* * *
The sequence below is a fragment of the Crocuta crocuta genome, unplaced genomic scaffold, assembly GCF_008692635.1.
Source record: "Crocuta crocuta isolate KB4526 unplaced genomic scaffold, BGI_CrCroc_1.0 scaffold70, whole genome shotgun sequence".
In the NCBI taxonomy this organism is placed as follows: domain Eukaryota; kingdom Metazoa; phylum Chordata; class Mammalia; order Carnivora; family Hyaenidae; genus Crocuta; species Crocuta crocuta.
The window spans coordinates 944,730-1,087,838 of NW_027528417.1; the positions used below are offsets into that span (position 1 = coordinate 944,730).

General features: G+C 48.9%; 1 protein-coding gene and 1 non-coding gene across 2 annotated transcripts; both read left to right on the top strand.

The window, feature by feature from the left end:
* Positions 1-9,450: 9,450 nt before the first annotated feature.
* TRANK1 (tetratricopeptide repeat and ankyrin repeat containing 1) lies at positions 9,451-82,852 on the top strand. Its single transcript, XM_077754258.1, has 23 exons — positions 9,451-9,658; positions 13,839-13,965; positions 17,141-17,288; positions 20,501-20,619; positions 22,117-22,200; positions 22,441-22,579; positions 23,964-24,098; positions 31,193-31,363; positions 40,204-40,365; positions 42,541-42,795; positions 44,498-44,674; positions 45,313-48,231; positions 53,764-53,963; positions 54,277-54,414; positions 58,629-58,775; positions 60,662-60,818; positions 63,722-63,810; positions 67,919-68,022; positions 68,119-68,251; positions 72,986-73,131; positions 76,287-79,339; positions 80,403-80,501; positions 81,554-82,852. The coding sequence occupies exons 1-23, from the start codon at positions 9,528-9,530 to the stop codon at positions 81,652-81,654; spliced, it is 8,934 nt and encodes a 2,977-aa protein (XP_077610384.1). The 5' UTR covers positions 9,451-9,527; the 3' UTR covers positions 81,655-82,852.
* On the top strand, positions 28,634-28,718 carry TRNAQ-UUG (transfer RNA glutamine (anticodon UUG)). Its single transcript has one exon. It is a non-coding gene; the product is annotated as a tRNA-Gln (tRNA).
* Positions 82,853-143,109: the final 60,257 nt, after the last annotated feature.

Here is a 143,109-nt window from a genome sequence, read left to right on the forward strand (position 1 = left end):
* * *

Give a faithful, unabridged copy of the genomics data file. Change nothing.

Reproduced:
The sequence below is a fragment of the Crocuta crocuta genome, unplaced genomic scaffold, assembly GCF_008692635.1.
Source record: "Crocuta crocuta isolate KB4526 unplaced genomic scaffold, BGI_CrCroc_1.0 scaffold70, whole genome shotgun sequence".
In the NCBI taxonomy this organism is placed as follows: domain Eukaryota; kingdom Metazoa; phylum Chordata; class Mammalia; order Carnivora; family Hyaenidae; genus Crocuta; species Crocuta crocuta.
The window spans coordinates 944,730-1,087,838 of NW_027528417.1; the positions used below are offsets into that span (position 1 = coordinate 944,730).

General features: G+C 48.9%; 1 protein-coding gene and 1 non-coding gene across 2 annotated transcripts; both read left to right on the top strand.

The window, feature by feature from the left end:
* Positions 1-9,450: 9,450 nt before the first annotated feature.
* TRANK1 (tetratricopeptide repeat and ankyrin repeat containing 1) lies at positions 9,451-82,852 on the top strand. Its single transcript, XM_077754258.1, has 23 exons — positions 9,451-9,658; positions 13,839-13,965; positions 17,141-17,288; positions 20,501-20,619; positions 22,117-22,200; positions 22,441-22,579; positions 23,964-24,098; positions 31,193-31,363; positions 40,204-40,365; positions 42,541-42,795; positions 44,498-44,674; positions 45,313-48,231; positions 53,764-53,963; positions 54,277-54,414; positions 58,629-58,775; positions 60,662-60,818; positions 63,722-63,810; positions 67,919-68,022; positions 68,119-68,251; positions 72,986-73,131; positions 76,287-79,339; positions 80,403-80,501; positions 81,554-82,852. The coding sequence occupies exons 1-23, from the start codon at positions 9,528-9,530 to the stop codon at positions 81,652-81,654; spliced, it is 8,934 nt and encodes a 2,977-aa protein (XP_077610384.1). The 5' UTR covers positions 9,451-9,527; the 3' UTR covers positions 81,655-82,852.
* On the top strand, positions 28,634-28,718 carry TRNAQ-UUG (transfer RNA glutamine (anticodon UUG)). Its single transcript has one exon. It is a non-coding gene; the product is annotated as a tRNA-Gln (tRNA).
* Positions 82,853-143,109: the final 60,257 nt, after the last annotated feature.

Here is a 143,109-nt window from a genome sequence, read left to right on the forward strand (position 1 = left end):